SF Apartment : April 2018


MASTERS OF DISASTER

Get Ahead Of Lead

by Karen Cohn

Between July 2015 and June 2017, the Department of Public Health Childhood Lead Prevention Program (CLPP) helped 615 households with young children identify and eliminate lead hazards. Lead is a systemic poison that affects children’s brain development, behavior and growth. San Francisco’s lead hazards primarily come from lead paint manufactured and sold before 1979; unfortunately, 83 percent of San Francisco homes were built during this time period.

The older the property, the more likely there is significant lead content in the less recent paint layers. Lead paint becomes a hazard to children whenever it is deteriorated, damaged or disturbed because these activities generate lead dust. The lead dust ends up being deposited onto building surfaces and areas of uncovered soil. Young children explore their environment and touch those lead-contaminated surfaces and areas of uncovered soil. Later, they put unwashed hands in their mouths. This is the typical pathway of children’s lead exposure.

The DPH would like to thank property owners for their cooperation in protecting children from lead poisoning by keeping lead-painted surfaces in good condition, keeping soil covered and replacing lead-painted components where feasible. Equally importantly, thank you for only using U.S. Environmental Protection Agency (EPA) or California Department of Public Health (CDPH) lead-certified contractors to do repairs and renovations on the residential properties that you own.


Lead Exposure in San Francisco

Lead-exposed children have been identified in almost every census tract in San Francisco, and more frequently in neighborhoods built before 1950 when higher lead content in paint was most frequent. These neighborhoods include the Haight, the Mission, Bernal Heights, the Bayview and North Beach. We also find more children from lower-income households due to mandatory blood lead testing for this population.

San Francisco health and building codes create the presumption that all residences built before 1979 have lead-based paint history. Property owners may hire CDPH-certified lead inspector/assessors to seek to rebut this presumption. CLPP inspectors are CDPH-certified lead inspector/assessors. As such, they regularly inspect and identify lead hazards from damaged and deteriorating paint conditions on window trims and sills, doors and door frames, baseboards, banisters, interior and exterior walls, foyer and porch floors, as well as uncovered soil in yards.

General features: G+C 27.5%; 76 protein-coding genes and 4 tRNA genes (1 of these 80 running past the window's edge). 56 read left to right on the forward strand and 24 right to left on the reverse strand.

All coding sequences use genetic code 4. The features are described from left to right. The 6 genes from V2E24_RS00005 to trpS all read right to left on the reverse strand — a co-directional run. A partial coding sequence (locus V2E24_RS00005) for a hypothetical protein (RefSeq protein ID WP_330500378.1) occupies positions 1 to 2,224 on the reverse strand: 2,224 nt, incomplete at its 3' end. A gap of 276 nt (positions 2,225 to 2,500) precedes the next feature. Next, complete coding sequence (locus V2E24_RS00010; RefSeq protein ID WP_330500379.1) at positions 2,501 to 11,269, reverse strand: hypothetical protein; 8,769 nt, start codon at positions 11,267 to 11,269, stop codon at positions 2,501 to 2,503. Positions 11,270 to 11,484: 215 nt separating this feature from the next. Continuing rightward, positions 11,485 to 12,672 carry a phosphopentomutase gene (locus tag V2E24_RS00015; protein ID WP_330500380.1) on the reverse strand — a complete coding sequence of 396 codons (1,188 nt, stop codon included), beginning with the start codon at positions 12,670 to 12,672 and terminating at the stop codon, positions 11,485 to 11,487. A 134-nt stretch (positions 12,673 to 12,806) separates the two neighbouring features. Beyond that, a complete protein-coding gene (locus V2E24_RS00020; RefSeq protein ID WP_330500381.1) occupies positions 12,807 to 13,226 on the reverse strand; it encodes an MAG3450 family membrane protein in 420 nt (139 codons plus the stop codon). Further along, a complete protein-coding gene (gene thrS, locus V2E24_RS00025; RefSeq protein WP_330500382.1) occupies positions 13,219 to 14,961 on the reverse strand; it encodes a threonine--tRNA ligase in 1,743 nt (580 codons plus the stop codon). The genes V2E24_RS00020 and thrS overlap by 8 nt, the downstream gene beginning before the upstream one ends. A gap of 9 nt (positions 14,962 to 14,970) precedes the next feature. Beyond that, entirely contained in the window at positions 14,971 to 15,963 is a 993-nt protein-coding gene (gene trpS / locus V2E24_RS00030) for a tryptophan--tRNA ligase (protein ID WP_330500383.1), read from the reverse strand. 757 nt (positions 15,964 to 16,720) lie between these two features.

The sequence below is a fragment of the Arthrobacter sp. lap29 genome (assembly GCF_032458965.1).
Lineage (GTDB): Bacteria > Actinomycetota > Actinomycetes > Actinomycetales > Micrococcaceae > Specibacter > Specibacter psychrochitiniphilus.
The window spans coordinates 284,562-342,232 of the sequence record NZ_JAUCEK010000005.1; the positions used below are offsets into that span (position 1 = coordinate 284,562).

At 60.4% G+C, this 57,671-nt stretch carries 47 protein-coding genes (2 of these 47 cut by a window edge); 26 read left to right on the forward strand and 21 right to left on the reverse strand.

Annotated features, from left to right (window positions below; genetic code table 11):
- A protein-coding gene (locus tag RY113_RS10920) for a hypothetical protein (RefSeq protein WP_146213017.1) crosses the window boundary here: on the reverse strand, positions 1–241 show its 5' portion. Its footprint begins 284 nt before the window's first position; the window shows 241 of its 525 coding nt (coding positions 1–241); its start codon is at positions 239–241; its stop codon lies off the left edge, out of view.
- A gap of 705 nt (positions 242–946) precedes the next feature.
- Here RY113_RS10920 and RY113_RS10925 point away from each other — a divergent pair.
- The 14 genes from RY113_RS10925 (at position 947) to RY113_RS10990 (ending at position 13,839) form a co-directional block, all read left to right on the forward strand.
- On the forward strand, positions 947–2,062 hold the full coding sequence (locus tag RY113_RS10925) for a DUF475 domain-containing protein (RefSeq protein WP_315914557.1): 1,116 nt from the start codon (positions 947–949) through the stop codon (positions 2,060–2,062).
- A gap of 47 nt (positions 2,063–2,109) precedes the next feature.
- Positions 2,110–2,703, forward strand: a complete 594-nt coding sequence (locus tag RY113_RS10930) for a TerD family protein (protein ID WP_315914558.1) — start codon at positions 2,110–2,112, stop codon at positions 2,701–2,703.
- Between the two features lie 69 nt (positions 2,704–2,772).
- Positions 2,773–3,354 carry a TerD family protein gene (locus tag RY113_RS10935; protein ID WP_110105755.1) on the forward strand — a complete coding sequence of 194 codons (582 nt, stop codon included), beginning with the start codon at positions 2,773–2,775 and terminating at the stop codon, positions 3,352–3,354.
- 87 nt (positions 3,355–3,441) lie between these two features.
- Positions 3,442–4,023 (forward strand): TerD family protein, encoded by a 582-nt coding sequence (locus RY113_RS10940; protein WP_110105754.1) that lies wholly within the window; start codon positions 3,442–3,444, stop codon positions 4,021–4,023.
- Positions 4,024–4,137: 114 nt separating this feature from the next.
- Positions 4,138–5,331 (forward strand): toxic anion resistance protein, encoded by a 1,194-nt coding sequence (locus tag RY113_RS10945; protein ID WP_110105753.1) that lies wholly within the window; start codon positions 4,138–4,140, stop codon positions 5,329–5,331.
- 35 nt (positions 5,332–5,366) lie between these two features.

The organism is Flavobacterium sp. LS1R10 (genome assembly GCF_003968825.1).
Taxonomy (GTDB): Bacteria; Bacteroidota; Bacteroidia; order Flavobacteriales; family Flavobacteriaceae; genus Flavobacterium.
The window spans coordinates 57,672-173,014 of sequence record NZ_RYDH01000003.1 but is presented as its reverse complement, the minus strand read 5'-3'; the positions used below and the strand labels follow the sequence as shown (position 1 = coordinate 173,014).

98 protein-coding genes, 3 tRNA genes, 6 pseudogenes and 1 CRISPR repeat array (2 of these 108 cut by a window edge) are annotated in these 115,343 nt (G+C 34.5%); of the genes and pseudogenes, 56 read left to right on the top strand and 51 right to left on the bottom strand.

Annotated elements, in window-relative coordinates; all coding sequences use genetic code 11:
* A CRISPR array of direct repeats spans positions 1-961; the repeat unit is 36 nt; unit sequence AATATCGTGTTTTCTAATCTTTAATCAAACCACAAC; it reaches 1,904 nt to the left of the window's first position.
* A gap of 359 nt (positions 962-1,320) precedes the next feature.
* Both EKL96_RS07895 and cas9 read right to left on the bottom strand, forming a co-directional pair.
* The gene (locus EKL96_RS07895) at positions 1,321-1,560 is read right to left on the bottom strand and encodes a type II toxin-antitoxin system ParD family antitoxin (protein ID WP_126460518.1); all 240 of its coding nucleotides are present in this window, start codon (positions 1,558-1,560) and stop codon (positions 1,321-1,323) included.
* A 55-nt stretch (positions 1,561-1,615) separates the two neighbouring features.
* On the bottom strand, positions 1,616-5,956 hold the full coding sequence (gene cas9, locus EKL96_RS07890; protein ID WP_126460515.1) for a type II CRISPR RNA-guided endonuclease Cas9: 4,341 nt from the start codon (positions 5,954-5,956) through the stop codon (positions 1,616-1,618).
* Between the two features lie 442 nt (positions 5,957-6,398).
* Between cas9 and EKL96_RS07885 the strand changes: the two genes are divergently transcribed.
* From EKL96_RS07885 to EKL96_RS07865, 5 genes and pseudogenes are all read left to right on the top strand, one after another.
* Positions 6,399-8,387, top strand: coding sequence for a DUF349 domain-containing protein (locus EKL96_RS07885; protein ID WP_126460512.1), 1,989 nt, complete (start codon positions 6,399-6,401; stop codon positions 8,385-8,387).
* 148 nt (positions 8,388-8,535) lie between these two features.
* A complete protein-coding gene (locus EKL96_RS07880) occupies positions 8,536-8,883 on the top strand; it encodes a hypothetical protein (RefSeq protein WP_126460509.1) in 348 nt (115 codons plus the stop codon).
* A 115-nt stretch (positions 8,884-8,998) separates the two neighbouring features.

CLPP inspections most commonly find the following lead hazards in the homes of San Francisco children: paint or stain in damaged or deteriorating condition; lead dust on interior or exterior surfaces; and lead contamination in soil. Let’s take a look at each of these hazards in a little more detail.

Older paints, varnishes and stains are presumed to be lead-based coatings. These coatings are identified as lead hazards when observed to be in poor condition. In the 615 homes CLPP inspected, inspectors found a total of 359 damaged surfaces cited as lead hazards. The majority (66.3 percent) of the hazards were at interior windows, doors and walls.
Inspectors measure lead in dust using dust wipes sent for laboratory analysis. In the 615 homes CLPP inspected, a total of 329 lead dust measurements had lead concentration considered to be a lead hazard. An astounding 95.1 percent of those dust samples were collected from inside the child’s living space.

Inspectors also measure lead in soil, taking composite samples sent for laboratory analysis. In the 615 homes CLPP inspected, only 77 homes had yards with uncovered soil, and therefore only 77 were sampled. Thirty-seven homes, or 48 percent of the soil samples from those yards, had lead concentration considered to be a lead hazard.

The CLPP inspector cited the identified lead hazards in a Notice of Violation to the property owner, ordering the hazards to be fixed by CDPH-certified Lead in Construction Supervisor and Workers. The property owner was also directed to hire a CDPH-certified Lead Inspector/Assessor to provide clearance testing at project completion, for submittal to CLPP.